In the accompanying drawings illustrating this invention;

Figure 1 is a front view;

Figure 2 is a side view as seen from the right hand side of Figure 1;

Figure 3 is a sectional elevation taken on line 33 of Figure 2;

Figure 4 is a plan view;

Figure 5 is a bottom plan line 5--5 of Figure 1 showing and gearing;

Figure 6 is a sectional view taken on the line 6-6 of Figure 4;

Figure '7 is a sectional plan view taken on the line 7--7 of Figure 6;

Figure 8 is an enlarged detail sectional View taken on the line 8--8 of Figure 6;

Figure 9 is a sectional detail showing staple or ring forming dies;

Figure 10 is a similar view showing the dies in position to complete the ring;

Figure 1l is a perspective view of a tassel ring with the tassel shown in dotted position;

Figure 12 is a vertical view taken on the line 12-12 of Figure 6;

Figure 13 is a sectional view taken on the line 13--13 of Figure 1 showing the cutting-off knives;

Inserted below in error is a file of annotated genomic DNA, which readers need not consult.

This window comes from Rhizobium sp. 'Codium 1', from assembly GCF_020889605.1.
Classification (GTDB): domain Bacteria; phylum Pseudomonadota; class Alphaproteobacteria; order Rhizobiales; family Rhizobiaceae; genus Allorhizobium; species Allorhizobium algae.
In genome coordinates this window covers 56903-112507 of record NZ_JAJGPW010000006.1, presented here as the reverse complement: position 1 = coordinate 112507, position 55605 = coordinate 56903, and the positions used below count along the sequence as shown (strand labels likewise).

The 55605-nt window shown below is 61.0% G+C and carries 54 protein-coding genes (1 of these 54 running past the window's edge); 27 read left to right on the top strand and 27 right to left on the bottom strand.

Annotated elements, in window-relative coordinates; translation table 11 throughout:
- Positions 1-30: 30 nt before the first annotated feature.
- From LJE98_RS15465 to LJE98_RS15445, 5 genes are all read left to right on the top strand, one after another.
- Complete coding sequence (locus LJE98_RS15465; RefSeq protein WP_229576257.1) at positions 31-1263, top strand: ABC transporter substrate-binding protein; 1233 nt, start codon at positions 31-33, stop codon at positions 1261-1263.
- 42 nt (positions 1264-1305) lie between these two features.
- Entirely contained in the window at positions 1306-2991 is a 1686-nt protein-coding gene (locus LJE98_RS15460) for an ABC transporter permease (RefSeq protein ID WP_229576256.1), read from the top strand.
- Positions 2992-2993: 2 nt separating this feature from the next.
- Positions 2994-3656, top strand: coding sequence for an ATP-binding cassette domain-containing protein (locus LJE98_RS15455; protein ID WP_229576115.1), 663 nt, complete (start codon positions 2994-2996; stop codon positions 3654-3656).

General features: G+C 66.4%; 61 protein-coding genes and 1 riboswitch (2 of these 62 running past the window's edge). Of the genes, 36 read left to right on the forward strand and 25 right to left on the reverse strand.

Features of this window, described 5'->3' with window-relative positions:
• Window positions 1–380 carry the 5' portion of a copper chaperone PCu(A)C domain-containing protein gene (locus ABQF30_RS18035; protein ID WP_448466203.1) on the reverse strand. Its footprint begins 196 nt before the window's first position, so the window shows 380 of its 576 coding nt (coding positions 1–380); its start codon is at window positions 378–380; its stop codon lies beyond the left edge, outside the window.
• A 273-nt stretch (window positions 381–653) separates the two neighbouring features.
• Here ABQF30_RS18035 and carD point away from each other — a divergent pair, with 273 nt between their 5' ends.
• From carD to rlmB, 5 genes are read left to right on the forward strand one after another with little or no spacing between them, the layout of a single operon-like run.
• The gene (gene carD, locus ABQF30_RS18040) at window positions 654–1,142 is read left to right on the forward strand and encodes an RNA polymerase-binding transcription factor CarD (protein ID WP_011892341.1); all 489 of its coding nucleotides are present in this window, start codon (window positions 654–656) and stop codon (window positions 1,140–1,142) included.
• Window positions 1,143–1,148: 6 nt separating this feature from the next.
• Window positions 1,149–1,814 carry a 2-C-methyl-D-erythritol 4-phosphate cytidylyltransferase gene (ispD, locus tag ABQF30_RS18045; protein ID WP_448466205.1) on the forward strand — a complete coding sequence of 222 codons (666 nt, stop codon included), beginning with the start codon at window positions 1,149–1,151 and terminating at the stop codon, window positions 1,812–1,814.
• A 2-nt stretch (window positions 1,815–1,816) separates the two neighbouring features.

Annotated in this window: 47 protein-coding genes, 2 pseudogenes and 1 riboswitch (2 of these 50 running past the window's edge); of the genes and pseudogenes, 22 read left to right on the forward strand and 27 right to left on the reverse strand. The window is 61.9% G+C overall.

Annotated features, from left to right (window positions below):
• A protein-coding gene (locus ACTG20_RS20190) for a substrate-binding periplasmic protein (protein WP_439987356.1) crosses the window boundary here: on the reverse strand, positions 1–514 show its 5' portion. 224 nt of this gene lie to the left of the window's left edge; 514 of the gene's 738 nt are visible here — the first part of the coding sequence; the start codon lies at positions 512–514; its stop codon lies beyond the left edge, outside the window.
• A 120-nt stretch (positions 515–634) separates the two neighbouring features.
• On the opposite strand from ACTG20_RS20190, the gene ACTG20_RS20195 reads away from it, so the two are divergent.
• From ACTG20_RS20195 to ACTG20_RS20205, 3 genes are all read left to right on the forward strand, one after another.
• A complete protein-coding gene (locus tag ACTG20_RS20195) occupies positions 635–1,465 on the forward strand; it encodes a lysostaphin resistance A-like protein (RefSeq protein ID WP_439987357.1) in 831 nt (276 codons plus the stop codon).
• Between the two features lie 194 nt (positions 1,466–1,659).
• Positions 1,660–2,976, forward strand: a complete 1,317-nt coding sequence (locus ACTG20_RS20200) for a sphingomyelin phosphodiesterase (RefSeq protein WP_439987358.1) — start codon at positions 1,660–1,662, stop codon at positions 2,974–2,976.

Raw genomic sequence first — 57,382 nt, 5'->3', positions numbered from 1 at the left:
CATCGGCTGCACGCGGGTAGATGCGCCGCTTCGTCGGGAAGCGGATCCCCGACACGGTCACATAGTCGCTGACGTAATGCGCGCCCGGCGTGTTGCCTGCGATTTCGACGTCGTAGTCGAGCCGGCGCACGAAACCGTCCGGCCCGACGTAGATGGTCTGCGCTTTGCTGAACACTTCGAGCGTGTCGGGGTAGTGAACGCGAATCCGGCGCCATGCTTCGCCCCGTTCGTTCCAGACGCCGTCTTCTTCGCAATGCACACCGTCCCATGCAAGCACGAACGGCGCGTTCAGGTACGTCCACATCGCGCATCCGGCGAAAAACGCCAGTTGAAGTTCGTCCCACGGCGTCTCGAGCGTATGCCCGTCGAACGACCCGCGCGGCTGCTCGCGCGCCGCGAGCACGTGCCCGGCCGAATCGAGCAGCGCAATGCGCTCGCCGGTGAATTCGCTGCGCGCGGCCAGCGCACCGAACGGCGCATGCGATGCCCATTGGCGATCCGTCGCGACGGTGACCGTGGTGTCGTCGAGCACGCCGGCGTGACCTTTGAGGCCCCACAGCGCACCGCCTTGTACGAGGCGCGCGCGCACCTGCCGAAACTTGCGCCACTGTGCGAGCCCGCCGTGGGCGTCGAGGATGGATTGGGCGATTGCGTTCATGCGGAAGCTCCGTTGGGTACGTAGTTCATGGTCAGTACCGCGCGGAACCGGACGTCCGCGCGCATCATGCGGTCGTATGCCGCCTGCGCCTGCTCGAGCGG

Figure 14 is an enlarged detail plan view illustrating the feeding and also the finishing operations;

Figure l5 is an enlarged vertical sectional view taken on the line 15-15 of Figure 6 illustrating the detail taken on the the driving shafts the wire .to Josef Ill. Serial No. 434,748

the feeding and holding of the tassel material; Figure 16 is an enlarged vertical detail taken on the line 16-16 of Figure 6;

Figure 1'7 is a view similar to Figure 16 but showing the feed device for the tassel material raised and a section of the material cut off by the cut off knives preparatory to being folded to form a tassel; and

Figure 1S is a vertical sectional detail taken on the line 18-18 of Figure 14 showing the tassel 65 completed preparatory to the action of the finishing knives.

The machine is designed and constructed to perform ,substantially the following cycle of movements or operations:

1. The feed table for the cord or fringe to which the tassels are to be applied, turns;

2. The tube or feed for the tassel material moves downwardly passing through one of the holders `on the feed table;

3. The holding clamp or jaws engage with the tassel material which for convenience will hereinafter be designated as the thread;

4. The thread feed goes up;

5. Cut-off knives cut off a section of the thread;

6. Folding-over fingers draw back folding thread section over cord or loop, clamps releasing the end of the same;

7. Stapling pin moves from the front back over tassel;

8. Wire for forming the ring over the top of the pin;

9. Staple wire or cut over the pin;